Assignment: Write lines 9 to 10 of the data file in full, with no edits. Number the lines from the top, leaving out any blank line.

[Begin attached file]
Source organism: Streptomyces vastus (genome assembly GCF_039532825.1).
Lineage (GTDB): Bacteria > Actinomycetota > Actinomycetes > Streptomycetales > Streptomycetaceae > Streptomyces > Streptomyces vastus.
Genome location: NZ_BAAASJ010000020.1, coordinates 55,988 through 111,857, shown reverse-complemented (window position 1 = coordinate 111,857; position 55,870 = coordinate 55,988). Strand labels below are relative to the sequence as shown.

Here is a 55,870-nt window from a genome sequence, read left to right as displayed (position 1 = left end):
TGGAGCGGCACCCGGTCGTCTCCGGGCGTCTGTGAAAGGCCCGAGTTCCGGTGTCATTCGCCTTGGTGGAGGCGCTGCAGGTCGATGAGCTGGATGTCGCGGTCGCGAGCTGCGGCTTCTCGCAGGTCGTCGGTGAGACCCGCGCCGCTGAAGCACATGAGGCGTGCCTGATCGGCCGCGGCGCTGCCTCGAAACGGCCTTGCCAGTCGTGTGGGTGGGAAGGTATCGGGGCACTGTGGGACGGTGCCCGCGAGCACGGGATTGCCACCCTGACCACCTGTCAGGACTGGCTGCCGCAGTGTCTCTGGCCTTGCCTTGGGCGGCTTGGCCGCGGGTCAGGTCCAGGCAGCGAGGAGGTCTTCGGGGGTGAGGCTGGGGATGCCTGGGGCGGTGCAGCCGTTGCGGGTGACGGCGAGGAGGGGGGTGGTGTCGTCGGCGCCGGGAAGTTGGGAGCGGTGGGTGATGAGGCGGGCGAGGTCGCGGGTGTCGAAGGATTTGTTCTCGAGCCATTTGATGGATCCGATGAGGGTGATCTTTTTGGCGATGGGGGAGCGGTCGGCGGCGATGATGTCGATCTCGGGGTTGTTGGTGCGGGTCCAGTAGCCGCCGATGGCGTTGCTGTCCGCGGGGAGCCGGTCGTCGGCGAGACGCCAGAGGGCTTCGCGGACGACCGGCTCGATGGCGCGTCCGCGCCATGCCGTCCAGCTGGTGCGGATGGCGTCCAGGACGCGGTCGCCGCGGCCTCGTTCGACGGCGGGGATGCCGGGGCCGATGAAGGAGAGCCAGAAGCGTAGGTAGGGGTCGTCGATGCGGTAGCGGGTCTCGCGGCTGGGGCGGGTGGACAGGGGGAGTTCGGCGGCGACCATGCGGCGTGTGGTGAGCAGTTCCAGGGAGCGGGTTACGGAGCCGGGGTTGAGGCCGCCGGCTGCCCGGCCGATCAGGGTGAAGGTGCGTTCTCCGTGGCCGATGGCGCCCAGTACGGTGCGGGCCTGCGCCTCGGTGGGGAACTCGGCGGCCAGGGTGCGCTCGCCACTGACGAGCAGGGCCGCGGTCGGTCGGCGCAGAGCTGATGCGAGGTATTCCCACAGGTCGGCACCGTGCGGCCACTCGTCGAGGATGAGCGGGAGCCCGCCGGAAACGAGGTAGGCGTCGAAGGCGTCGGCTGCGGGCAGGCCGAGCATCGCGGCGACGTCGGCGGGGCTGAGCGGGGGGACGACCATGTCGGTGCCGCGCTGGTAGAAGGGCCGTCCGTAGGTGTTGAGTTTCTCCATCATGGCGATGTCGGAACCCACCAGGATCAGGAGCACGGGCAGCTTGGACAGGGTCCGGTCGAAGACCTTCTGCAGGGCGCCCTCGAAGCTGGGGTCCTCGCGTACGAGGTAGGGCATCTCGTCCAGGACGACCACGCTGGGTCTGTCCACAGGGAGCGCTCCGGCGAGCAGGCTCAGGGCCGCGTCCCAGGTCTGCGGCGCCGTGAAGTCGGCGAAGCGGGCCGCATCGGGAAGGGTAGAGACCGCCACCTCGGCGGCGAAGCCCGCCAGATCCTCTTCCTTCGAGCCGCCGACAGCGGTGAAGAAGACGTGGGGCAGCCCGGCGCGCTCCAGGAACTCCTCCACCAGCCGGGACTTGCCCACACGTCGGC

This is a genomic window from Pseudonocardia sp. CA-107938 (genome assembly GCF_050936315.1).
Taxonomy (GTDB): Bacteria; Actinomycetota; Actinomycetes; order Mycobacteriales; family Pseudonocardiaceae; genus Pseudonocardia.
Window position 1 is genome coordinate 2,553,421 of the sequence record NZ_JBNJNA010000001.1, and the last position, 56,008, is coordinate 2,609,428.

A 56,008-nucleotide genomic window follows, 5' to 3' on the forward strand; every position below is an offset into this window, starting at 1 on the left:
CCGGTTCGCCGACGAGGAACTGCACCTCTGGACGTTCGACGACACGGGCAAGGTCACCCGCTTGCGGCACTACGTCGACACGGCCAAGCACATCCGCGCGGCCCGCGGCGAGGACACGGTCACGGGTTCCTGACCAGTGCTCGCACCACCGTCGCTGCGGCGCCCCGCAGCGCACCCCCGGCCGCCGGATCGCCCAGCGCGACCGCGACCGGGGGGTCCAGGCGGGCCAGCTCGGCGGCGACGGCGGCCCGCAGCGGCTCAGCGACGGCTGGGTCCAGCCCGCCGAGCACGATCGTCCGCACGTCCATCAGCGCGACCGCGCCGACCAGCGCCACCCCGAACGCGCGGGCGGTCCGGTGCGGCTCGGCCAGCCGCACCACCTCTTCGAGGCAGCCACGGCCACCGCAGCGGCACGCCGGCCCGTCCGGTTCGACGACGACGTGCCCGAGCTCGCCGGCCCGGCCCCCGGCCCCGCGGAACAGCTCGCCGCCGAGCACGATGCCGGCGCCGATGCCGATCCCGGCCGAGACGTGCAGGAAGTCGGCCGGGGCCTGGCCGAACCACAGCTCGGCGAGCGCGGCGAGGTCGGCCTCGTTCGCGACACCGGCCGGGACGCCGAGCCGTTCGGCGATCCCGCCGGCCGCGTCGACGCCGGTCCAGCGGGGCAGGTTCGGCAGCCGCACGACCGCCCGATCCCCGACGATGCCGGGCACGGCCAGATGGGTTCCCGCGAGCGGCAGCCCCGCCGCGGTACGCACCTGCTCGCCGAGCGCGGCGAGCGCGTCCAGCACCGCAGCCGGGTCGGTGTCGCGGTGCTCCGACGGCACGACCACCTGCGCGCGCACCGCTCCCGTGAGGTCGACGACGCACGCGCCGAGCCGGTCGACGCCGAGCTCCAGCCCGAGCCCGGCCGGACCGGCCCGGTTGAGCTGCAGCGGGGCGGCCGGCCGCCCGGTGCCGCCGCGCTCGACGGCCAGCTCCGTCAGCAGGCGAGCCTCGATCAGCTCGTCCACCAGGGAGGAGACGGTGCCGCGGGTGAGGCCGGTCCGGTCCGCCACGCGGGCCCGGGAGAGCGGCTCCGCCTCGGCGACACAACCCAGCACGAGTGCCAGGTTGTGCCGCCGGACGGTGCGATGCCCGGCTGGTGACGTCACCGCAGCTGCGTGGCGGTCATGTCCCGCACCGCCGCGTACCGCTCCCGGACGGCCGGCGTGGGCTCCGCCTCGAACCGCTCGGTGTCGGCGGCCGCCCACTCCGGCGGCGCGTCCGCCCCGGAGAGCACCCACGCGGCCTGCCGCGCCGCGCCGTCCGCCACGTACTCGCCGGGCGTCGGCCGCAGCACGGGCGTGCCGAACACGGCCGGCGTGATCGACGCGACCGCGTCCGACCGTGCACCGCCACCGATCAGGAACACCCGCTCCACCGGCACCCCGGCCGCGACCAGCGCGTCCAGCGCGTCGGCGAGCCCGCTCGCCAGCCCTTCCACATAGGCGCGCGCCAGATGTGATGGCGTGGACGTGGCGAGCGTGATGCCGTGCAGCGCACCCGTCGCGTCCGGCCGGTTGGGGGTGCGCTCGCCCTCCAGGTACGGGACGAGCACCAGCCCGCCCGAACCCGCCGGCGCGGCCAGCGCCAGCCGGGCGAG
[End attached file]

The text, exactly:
A 56,008-nucleotide genomic window follows, 5' to 3' on the forward strand; every position below is an offset into this window, starting at 1 on the left:
CCGGTTCGCCGACGAGGAACTGCACCTCTGGACGTTCGACGACACGGGCAAGGTCACCCGCTTGCGGCACTACGTCGACACGGCCAAGCACATCCGCGCGGCCCGCGGCGAGGACACGGTCACGGGTTCCTGACCAGTGCTCGCACCACCGTCGCTGCGGCGCCCCGCAGCGCACCCCCGGCCGCCGGATCGCCCAGCGCGACCGCGACCGGGGGGTCCAGGCGGGCCAGCTCGGCGGCGACGGCGGCCCGCAGCGGCTCAGCGACGGCTGGGTCCAGCCCGCCGAGCACGATCGTCCGCACGTCCATCAGCGCGACCGCGCCGACCAGCGCCACCCCGAACGCGCGGGCGGTCCGGTGCGGCTCGGCCAGCCGCACCACCTCTTCGAGGCAGCCACGGCCACCGCAGCGGCACGCCGGCCCGTCCGGTTCGACGACGACGTGCCCGAGCTCGCCGGCCCGGCCCCCGGCCCCGCGGAACAGCTCGCCGCCGAGCACGATGCCGGCGCCGATGCCGATCCCGGCCGAGACGTGCAGGAAGTCGGCCGGGGCCTGGCCGAACCACAGCTCGGCGAGCGCGGCGAGGTCGGCCTCGTTCGCGACACCGGCCGGGACGCCGAGCCGTTCGGCGATCCCGCCGGCCGCGTCGACGCCGGTCCAGCGGGGCAGGTTCGGCAGCCGCACGACCGCCCGATCCCCGACGATGCCGGGCACGGCCAGATGGGTTCCCGCGAGCGGCAGCCCCGCCGCGGTACGCACCTGCTCGCCGAGCGCGGCGAGCGCGTCCAGCACCGCAGCCGGGTCGGTGTCGCGGTGCTCCGACGGCACGACCACCTGCGCGCGCACCGCTCCCGTGAGGTCGACGACGCACGCGCCGAGCCGGTCGACGCCGAGCTCCAGCCCGAGCCCGGCCGGACCGGCCCGGTTGAGCTGCAGCGGGGCGGCCGGCCGCCCGGTGCCGCCGCGCTCGACGGCCAGCTCCGTCAGCAGGCGAGCCTCGATCAGCTCGTCCACCAGGGAGGAGACGGTGCCGCGGGTGAGGCCGGTCCGGTCCGCCACGCGGGCCCGGGAGAGCGGCTCCGCCTCGGCGACACAACCCAGCACGAGTGCCAGGTTGTGCCGCCGGACGGTGCGATGCCCGGCTGGTGACGTCACCGCAGCTGCGTGGCGGTCATGTCCCGCACCGCCGCGTACCGCTCCCGGACGGCCGGCGTGGGCTCCGCCTCGAACCGCTCGGTGTCGGCGGCCGCCCACTCCGGCGGCGCGTCCGCCCCGGAGAGCACCCACGCGGCCTGCCGCGCCGCGCCGTCCGCCACGTACTCGCCGGGCGTCGGCCGCAGCACGGGCGTGCCGAACACGGCCGGCGTGATCGACGCGACCGCGTCCGACCGTGCACCGCCACCGATCAGGAACACCCGCTCCACCGGCACCCCGGCCGCGACCAGCGCGTCCAGCGCGTCGGCGAGCCCGCTCGCCAGCCCTTCCACATAGGCGCGCGCCAGATGTGATGGCGTGGACGTGGCGAGCGTGATGCCGTGCAGCGCACCCGTCGCGTCCGGCCGGTTGGGGGTGCGCTCGCCCTCCAGGTACGGGACGAGCACCAGCCCGCCCGAACCCGCCGGCGCGGCCAGCGCCAGCCGGGCGAG